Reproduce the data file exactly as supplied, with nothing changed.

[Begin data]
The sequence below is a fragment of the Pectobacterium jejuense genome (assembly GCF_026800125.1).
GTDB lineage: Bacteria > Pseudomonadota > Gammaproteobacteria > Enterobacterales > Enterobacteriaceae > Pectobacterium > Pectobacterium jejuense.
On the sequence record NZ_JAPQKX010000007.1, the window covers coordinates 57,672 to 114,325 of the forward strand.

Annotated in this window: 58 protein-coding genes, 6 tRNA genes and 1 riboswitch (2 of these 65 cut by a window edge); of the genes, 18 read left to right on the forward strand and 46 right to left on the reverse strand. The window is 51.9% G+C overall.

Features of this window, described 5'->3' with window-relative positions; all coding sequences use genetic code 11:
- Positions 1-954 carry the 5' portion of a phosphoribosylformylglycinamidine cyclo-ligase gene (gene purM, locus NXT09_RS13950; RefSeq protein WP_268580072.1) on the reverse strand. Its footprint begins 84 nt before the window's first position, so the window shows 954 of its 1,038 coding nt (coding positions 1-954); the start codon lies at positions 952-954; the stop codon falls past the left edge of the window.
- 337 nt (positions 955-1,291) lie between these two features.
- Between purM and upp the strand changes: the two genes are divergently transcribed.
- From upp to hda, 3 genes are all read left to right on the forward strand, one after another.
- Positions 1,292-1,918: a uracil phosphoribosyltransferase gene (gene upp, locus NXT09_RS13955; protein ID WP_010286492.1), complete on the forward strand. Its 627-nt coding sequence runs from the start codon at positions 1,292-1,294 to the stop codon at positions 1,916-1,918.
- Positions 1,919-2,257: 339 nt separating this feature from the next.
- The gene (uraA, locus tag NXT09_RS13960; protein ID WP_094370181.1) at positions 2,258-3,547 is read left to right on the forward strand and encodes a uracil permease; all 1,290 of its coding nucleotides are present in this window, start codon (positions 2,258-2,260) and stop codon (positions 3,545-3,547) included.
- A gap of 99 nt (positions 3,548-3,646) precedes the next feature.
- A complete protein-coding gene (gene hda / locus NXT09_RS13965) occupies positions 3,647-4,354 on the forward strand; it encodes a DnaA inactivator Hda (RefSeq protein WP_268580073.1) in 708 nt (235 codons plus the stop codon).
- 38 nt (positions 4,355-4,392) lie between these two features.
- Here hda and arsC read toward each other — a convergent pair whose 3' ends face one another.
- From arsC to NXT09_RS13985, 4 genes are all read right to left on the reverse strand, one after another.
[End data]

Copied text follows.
The sequence below is a fragment of the Pectobacterium jejuense genome (assembly GCF_026800125.1).
GTDB lineage: Bacteria > Pseudomonadota > Gammaproteobacteria > Enterobacterales > Enterobacteriaceae > Pectobacterium > Pectobacterium jejuense.
On the sequence record NZ_JAPQKX010000007.1, the window covers coordinates 57,672 to 114,325 of the forward strand.

Annotated in this window: 58 protein-coding genes, 6 tRNA genes and 1 riboswitch (2 of these 65 cut by a window edge); of the genes, 18 read left to right on the forward strand and 46 right to left on the reverse strand. The window is 51.9% G+C overall.

Features of this window, described 5'->3' with window-relative positions; all coding sequences use genetic code 11:
- Positions 1-954 carry the 5' portion of a phosphoribosylformylglycinamidine cyclo-ligase gene (gene purM, locus NXT09_RS13950; RefSeq protein WP_268580072.1) on the reverse strand. Its footprint begins 84 nt before the window's first position, so the window shows 954 of its 1,038 coding nt (coding positions 1-954); the start codon lies at positions 952-954; the stop codon falls past the left edge of the window.
- 337 nt (positions 955-1,291) lie between these two features.
- Between purM and upp the strand changes: the two genes are divergently transcribed.
- From upp to hda, 3 genes are all read left to right on the forward strand, one after another.
- Positions 1,292-1,918: a uracil phosphoribosyltransferase gene (gene upp, locus NXT09_RS13955; protein ID WP_010286492.1), complete on the forward strand. Its 627-nt coding sequence runs from the start codon at positions 1,292-1,294 to the stop codon at positions 1,916-1,918.
- Positions 1,919-2,257: 339 nt separating this feature from the next.
- The gene (uraA, locus tag NXT09_RS13960; protein ID WP_094370181.1) at positions 2,258-3,547 is read left to right on the forward strand and encodes a uracil permease; all 1,290 of its coding nucleotides are present in this window, start codon (positions 2,258-2,260) and stop codon (positions 3,545-3,547) included.
- A gap of 99 nt (positions 3,548-3,646) precedes the next feature.
- A complete protein-coding gene (gene hda / locus NXT09_RS13965) occupies positions 3,647-4,354 on the forward strand; it encodes a DnaA inactivator Hda (RefSeq protein WP_268580073.1) in 708 nt (235 codons plus the stop codon).
- 38 nt (positions 4,355-4,392) lie between these two features.
- Here hda and arsC read toward each other — a convergent pair whose 3' ends face one another.
- From arsC to NXT09_RS13985, 4 genes are all read right to left on the reverse strand, one after another.